Council on Education for Public Health. (2013). Accreditation criteria standalone baccalaureate programs. Retrieved from http://ceph.org/assets/SBP-Criteria.pdf
Commission on Collegiate Nursing Education. (2015). Baacalaureate and Graduate Nursing Programs. Retrieved from: http://www.aacn.nche.edu/ccne-accreditation/standards-procedures-resources/baccalaureate-graduate
Association of College and Research Libraries. (2015). Framework for information literacy for higher education. Retrieved from: http://www.ala.org/acrl/standards/ilframework
Linda S-Ling Murphy, email@example.com; Graham Stephenson
Objective: Beginning Fall 2010, the University of California, Irvine (UCI) School of Medicine (SOM) launched its iMedEd initiative transitioning the traditional medical school curriculum into digital content. To create learning opportunities among medical students and faculty, new technology content has been introduced to promote the use of new Apple technology (http://sites.uci.edu/imeded/). The UCI Libraries have always engaged in supporting the iMedEd activities. This paper will address the 2015 Med iBookJam competitions and the collaborative iBook project that promote library resources and services. Methods: The Med iBookJam was a 12-day competition where medical students and faculty were matched based on mutual interested to create Multi-Touch digital textbooks on topics in medical education, patient education and healthcare for iPad. All entries must use a UCI SOM iBooks Author template, include at least one multimedia element, be no more than 10 pages, and be able to run on an iPad or Mac device. “UCI School of Medicine Library Resources and Services” was the entry we submitted. The goal was to illustrate library resources and services that were crucial to medical students. The contents included multimedia tutorials that helped students to navigate resources such as PubMed, Access Medicine, and LWW Health Library. Case study examples on how to find ebooks, articles, and resources for clinical practice and studying for exams were included as well. Results: In under two weeks, 14 competing teams with 52 faculty, residents, and students participated to produce 15 iBooks. The entries focused on a range of healthcare topics for patient, medical student and resident education. The best three winning teams were awarded with UCI Bookstore gift cards http://sites.uci.edu/theeri/2015-fall-med-ibookjam-teams/). Conclusions: Although our team did not win the competition, we gained skills in how to create a digital iBook in under two weeks, had an opportunity to showcase our project, and explore other team projects as well.
Megan Rosenbloom, firstname.lastname@example.org, University of Southern California Norris Medical Library; Lynn Kysh, University of Southern California Norris Medical Library, Children’s Hospital Los Angeles
Academic health sciences libraries are in an ideal position for promoting medical humanities among a variety of users and disciplines. Librarians at the University of Southern California’s Norris Medical Library have continually contributed to a leisurely reading collection as a part of the library’s collection development policy. However, the reading collection remains significantly underused. Rather than assume that there is no interest in leisurely reading, librarians worked to promote awareness of the library’s holdings through reading promotion events. First, the leisure collection was updated to include more modern and diverse authors and genres. Taking inspiration from public library programs, librarians and staff implemented a “Blind Date with a Book” program, greatly increasing circulation. The library also took advantage of a school of medicine faculty reading list to promote titles for summer reading. Circulation data and participant feedback have demonstrated that these programs met the librarians’ goal of spreading awareness of the leisurely reading collection, as well as validated the attitude that reading for pleasure continues to be an interest among the library’s users. The library will continue to look for innovative ways to promote this collection and encourage well-roundedness in future healthcare workers.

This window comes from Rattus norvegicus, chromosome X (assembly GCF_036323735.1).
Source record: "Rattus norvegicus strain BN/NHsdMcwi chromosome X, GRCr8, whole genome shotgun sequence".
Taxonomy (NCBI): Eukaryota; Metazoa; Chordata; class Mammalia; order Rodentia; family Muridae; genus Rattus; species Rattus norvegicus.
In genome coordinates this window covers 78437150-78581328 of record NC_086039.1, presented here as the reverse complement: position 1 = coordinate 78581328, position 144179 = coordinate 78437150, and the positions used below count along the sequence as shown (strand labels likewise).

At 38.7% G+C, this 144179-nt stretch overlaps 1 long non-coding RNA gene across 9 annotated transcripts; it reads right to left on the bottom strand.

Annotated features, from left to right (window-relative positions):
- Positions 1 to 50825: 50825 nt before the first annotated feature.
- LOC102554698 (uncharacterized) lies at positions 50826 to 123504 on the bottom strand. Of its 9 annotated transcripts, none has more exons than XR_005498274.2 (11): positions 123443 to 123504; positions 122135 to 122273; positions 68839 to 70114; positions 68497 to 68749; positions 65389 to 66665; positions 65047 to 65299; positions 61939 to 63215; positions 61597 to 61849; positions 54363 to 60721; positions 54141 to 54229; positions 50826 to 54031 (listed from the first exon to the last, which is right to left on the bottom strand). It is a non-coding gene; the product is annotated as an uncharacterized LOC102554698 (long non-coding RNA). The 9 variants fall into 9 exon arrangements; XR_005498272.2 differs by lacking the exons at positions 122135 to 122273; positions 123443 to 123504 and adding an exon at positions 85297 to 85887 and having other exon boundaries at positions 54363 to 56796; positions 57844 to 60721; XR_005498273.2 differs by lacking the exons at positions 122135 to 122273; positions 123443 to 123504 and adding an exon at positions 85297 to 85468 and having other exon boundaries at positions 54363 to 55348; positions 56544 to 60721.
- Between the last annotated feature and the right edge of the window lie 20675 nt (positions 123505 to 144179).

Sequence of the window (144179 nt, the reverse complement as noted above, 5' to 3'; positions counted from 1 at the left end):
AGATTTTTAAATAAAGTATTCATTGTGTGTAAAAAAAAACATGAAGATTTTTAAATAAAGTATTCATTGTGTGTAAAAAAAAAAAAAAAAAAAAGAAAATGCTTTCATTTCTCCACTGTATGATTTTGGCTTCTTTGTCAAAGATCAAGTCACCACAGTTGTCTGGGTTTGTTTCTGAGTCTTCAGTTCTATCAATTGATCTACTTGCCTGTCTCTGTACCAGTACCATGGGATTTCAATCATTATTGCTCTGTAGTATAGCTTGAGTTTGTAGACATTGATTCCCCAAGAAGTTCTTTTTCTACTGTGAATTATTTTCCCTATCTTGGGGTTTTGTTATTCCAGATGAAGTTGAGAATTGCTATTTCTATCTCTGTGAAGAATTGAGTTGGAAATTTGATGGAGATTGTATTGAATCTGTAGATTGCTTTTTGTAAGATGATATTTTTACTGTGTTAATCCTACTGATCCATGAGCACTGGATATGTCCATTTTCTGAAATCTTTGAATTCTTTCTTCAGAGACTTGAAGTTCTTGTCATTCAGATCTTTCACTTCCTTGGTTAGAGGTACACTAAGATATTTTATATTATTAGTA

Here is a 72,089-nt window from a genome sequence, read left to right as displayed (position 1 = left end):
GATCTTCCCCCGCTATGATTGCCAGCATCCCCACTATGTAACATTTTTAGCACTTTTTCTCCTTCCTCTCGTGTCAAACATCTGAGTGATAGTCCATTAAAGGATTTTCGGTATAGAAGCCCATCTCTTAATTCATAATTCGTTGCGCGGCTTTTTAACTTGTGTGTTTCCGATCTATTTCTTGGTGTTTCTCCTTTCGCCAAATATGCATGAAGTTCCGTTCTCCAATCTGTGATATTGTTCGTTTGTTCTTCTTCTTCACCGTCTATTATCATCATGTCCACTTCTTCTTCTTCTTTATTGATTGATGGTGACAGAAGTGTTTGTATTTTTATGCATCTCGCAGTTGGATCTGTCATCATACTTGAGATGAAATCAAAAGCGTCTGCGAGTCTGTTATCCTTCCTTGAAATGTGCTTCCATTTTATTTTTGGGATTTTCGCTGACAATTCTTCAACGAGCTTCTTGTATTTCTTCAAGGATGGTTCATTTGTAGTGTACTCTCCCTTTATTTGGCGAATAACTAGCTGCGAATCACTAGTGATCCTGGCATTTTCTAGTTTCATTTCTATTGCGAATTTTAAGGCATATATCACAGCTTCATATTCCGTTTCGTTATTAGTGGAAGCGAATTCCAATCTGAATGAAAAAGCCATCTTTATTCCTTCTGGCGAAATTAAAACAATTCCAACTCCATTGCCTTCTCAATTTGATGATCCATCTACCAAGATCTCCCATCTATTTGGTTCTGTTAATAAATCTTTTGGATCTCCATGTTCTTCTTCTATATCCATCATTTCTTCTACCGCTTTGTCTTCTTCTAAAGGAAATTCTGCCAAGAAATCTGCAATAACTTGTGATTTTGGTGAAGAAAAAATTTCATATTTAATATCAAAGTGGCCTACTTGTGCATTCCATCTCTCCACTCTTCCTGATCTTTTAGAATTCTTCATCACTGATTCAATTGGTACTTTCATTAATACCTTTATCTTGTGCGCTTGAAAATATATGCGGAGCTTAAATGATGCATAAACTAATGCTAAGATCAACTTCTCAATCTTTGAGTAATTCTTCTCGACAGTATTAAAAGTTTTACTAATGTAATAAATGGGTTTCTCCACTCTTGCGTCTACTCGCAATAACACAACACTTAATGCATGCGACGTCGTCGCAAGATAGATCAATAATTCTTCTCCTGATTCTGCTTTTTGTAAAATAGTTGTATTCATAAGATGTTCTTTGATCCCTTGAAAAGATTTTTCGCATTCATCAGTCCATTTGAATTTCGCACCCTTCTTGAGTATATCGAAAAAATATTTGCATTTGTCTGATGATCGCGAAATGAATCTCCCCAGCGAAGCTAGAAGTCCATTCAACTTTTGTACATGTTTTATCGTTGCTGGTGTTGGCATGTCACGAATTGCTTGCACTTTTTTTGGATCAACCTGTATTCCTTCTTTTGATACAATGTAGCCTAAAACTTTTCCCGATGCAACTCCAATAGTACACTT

Bredny Rodriguez, email@example.com
Louise M. Darling Biomedical Library, University of California Los Angeles
This paper will discuss challenges and successes as a new librarian performing outreach to the Division of the Life Sciences at UCLA. The author will expand on the idea of targeting departmental “gatekeepers”, particularly: lab coordinators and managers, and academic and student affairs officers. These staff members hold vast amounts of relevant and useful information about not only intradepartmental workflows but interdepartmental relationships within a complex and increasingly collaborative academic environment. This information can be extremely useful for subject liaisons looking for alternative outreach strategies for establishing de novo relationships with their constituents.
Friday, Session E
Berg Hall B/C
Lynn Kysh, firstname.lastname@example.org, Robert E. Johnson
University of Southern California, Norris Medical Library
Systematic reviews are receiving increased attention from researchers, publishers, and librarians due to their focus on reducing research bias and their potential to effect change in clinical practice. Librarians/Information Professionals are uniquely positioned for local leadership roles on systematic review teams due to the focus on well-formed research questions and thorough literature searches. Our paper will share the creation, implementation, and management of a systematic review service at a university with an academic health center. This service has introduced library services to previously underserved patron groups, and exposed widespread misconceptions regarding systematic reviews.